What Laws Protect Whistleblowers?

The COVID-19 pandemic has thrown the country into economic turmoil, with many small businesses being forced to close their doors to prevent the spread of the virus.

In response, the U.S. Small Business Administration (SBA) created the Paycheck Protection Program (PPP), a loan forgiveness program meant to incentivize employers to keep their staff on payroll. The more staff kept on payroll, the more loan forgiveness business owners would receive.

However, it has come to light that several applicants to the PPP submitted fraudulent applications, either because they lied on business records to underestimate the number of employees they have, or because they misused funds given to them from the PPP.

Now, the federal government is encouraging workers who are aware of their employers’ PPP fraud to come forward, and is offering significant monetary rewards for doing so. However, many workers aware of their employers’ transgressions refrain from speaking out due to fear of retaliation.

It’s important for you to know that the federal government has several laws in place to protect whistleblowers’ rights. Our Sacramento attorneys discuss those laws in detail below.

OSHA’s Whistleblower Protection Program

The Occupational Safety and Health Administration (OSHA) is an agency under the U.S. Department of Labor designed to assure safe and healthy working conditions for employees and setting and enforcing workplace standards.

One of OSHA’s protections, the Whistleblower Protection Program, specifically protects workers from retaliation for reporting various acts of malfeasance by their employers. Under this program, employers may not take any adverse action against whistleblowers including, but not limited to, the following:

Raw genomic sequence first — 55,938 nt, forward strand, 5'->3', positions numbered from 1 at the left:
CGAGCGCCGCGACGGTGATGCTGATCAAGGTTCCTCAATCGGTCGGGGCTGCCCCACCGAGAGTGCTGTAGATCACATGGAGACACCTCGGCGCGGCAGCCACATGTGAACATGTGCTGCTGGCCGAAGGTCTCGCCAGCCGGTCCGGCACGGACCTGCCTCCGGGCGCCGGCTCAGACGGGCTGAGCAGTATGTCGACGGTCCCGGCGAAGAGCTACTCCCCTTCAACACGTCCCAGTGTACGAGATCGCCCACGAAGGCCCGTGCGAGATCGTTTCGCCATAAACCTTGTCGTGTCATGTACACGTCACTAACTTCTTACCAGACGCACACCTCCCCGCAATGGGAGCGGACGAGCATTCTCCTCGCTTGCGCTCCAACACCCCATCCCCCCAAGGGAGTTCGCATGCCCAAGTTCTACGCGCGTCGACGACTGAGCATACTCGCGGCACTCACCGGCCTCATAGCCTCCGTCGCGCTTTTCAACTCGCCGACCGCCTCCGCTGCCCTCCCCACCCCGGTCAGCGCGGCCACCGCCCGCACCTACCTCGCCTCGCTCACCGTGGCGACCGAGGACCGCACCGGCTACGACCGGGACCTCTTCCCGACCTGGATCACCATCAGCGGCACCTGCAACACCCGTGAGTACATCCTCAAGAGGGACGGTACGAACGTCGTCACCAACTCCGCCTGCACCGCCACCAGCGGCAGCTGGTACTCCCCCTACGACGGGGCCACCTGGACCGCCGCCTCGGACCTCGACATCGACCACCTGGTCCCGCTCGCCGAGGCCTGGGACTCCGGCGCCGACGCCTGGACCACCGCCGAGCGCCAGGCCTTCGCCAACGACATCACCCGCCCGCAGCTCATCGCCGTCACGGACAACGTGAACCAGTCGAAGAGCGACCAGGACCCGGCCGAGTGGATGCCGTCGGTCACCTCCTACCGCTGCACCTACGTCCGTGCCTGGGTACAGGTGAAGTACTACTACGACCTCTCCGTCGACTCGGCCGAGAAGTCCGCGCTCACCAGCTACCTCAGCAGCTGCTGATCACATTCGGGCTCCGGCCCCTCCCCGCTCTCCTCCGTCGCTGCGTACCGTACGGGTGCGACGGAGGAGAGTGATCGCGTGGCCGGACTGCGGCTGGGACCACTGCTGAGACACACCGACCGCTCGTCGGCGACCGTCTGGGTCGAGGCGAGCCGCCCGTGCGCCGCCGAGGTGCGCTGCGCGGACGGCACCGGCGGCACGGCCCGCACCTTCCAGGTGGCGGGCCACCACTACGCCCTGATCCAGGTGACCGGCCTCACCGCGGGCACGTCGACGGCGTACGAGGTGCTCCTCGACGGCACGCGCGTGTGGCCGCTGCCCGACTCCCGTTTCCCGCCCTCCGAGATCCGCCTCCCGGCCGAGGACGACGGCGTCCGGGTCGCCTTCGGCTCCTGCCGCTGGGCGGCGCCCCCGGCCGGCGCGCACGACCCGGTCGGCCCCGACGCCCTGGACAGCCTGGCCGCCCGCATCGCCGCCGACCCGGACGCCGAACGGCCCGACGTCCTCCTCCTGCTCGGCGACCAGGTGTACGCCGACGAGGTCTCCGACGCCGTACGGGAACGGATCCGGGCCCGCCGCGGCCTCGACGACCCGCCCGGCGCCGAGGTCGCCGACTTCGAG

• Firing

  • Laying off

  • Demoting

  • Denying overtime or promotion

  • Reducing pay or hours

The False Claims Act

Whistleblowers who wish to report their employers’ PPP fraud would do so under the False Claims Act (FCA). Under the FCA, any whistleblower who gets fired for reporting PPP fraud (or suffers any other form of retaliation), must have the harm reversed entirely. This may include:

  • The return of the whistleblower’s job

  • Double back-pay

  • Attorney fees

  • Payments for emotional distress

Did Your Employer Commit PPP Fraud? We’re Here to Help

It is important that the funds in the PPP go to the small business owners who need them most. If you know that your employer applied for the PPP illegally or used the funds from the PPP improperly, you may file a whistleblower complaint under the FCA.

The federal government has stated that it may reward whistleblowers with up to 30% of the funds recovered through ensuing litigation.

The FCA requires legal representation in order to file a claim. We’re here to protect your rights and help you through the process. Contact Kershaw Talley Barlow at (916) 520-6639 to schedule a free consultation with our team.